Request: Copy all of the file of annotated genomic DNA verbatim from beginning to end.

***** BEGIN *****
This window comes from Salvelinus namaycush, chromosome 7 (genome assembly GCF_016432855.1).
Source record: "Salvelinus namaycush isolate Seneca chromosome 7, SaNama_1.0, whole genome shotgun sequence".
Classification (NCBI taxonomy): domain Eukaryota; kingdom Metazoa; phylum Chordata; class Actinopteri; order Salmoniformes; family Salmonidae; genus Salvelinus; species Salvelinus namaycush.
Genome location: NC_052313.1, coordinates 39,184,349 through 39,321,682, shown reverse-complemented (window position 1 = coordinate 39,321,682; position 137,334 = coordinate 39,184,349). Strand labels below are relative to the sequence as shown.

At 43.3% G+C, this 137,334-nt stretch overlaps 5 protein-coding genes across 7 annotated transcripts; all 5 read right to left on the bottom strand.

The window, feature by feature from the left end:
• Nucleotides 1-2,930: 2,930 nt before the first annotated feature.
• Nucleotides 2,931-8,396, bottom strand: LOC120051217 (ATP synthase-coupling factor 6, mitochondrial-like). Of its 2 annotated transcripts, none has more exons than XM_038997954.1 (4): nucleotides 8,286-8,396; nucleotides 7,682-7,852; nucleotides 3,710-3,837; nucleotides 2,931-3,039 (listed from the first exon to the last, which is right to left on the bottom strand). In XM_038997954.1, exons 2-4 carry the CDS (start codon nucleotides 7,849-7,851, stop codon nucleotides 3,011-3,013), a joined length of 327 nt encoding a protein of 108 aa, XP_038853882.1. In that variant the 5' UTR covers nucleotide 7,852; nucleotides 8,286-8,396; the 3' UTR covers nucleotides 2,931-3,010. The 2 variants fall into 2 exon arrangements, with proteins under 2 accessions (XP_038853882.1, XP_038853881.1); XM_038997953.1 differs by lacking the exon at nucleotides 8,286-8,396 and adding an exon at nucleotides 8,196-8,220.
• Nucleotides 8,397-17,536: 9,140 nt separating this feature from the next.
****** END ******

This window comes from Salvelinus namaycush, chromosome 7 (genome assembly GCF_016432855.1).
Source record: "Salvelinus namaycush isolate Seneca chromosome 7, SaNama_1.0, whole genome shotgun sequence".
Classification (NCBI taxonomy): domain Eukaryota; kingdom Metazoa; phylum Chordata; class Actinopteri; order Salmoniformes; family Salmonidae; genus Salvelinus; species Salvelinus namaycush.
Genome location: NC_052313.1, coordinates 39,184,349 through 39,321,682, shown reverse-complemented (window position 1 = coordinate 39,321,682; position 137,334 = coordinate 39,184,349). Strand labels below are relative to the sequence as shown.

At 43.3% G+C, this 137,334-nt stretch overlaps 5 protein-coding genes across 7 annotated transcripts; all 5 read right to left on the bottom strand.

The window, feature by feature from the left end:
• Nucleotides 1-2,930: 2,930 nt before the first annotated feature.
• Nucleotides 2,931-8,396, bottom strand: LOC120051217 (ATP synthase-coupling factor 6, mitochondrial-like). Of its 2 annotated transcripts, none has more exons than XM_038997954.1 (4): nucleotides 8,286-8,396; nucleotides 7,682-7,852; nucleotides 3,710-3,837; nucleotides 2,931-3,039 (listed from the first exon to the last, which is right to left on the bottom strand). In XM_038997954.1, exons 2-4 carry the CDS (start codon nucleotides 7,849-7,851, stop codon nucleotides 3,011-3,013), a joined length of 327 nt encoding a protein of 108 aa, XP_038853882.1. In that variant the 5' UTR covers nucleotide 7,852; nucleotides 8,286-8,396; the 3' UTR covers nucleotides 2,931-3,010. The 2 variants fall into 2 exon arrangements, with proteins under 2 accessions (XP_038853882.1, XP_038853881.1); XM_038997953.1 differs by lacking the exon at nucleotides 8,286-8,396 and adding an exon at nucleotides 8,196-8,220.
• Nucleotides 8,397-17,536: 9,140 nt separating this feature from the next.